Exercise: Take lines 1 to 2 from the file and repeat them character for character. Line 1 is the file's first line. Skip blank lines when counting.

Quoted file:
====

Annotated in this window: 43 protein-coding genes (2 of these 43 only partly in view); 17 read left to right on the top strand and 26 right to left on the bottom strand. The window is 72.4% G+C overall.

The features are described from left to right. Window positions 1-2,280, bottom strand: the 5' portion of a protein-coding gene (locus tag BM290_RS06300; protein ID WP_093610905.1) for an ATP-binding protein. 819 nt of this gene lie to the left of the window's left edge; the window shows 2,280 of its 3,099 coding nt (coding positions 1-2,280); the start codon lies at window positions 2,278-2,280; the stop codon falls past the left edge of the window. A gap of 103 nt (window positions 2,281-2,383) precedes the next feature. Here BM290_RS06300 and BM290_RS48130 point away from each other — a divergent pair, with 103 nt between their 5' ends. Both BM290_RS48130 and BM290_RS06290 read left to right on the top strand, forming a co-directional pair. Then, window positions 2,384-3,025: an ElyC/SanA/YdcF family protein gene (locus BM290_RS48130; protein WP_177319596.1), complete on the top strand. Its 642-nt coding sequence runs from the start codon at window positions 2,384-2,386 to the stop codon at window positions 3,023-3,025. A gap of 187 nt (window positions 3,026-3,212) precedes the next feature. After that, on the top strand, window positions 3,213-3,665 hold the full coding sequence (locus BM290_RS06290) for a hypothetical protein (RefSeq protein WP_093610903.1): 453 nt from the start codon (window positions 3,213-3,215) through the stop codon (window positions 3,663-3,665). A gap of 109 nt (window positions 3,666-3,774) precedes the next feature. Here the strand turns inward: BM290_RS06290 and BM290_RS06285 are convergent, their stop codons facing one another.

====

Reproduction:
Annotated in this window: 43 protein-coding genes (2 of these 43 only partly in view); 17 read left to right on the top strand and 26 right to left on the bottom strand. The window is 72.4% G+C overall.

The features are described from left to right. Window positions 1-2,280, bottom strand: the 5' portion of a protein-coding gene (locus tag BM290_RS06300; protein ID WP_093610905.1) for an ATP-binding protein. 819 nt of this gene lie to the left of the window's left edge; the window shows 2,280 of its 3,099 coding nt (coding positions 1-2,280); the start codon lies at window positions 2,278-2,280; the stop codon falls past the left edge of the window. A gap of 103 nt (window positions 2,281-2,383) precedes the next feature. Here BM290_RS06300 and BM290_RS48130 point away from each other — a divergent pair, with 103 nt between their 5' ends. Both BM290_RS48130 and BM290_RS06290 read left to right on the top strand, forming a co-directional pair. Then, window positions 2,384-3,025: an ElyC/SanA/YdcF family protein gene (locus BM290_RS48130; protein WP_177319596.1), complete on the top strand. Its 642-nt coding sequence runs from the start codon at window positions 2,384-2,386 to the stop codon at window positions 3,023-3,025. A gap of 187 nt (window positions 3,026-3,212) precedes the next feature. After that, on the top strand, window positions 3,213-3,665 hold the full coding sequence (locus BM290_RS06290) for a hypothetical protein (RefSeq protein WP_093610903.1): 453 nt from the start codon (window positions 3,213-3,215) through the stop codon (window positions 3,663-3,665). A gap of 109 nt (window positions 3,666-3,774) precedes the next feature. Here the strand turns inward: BM290_RS06290 and BM290_RS06285 are convergent, their stop codons facing one another.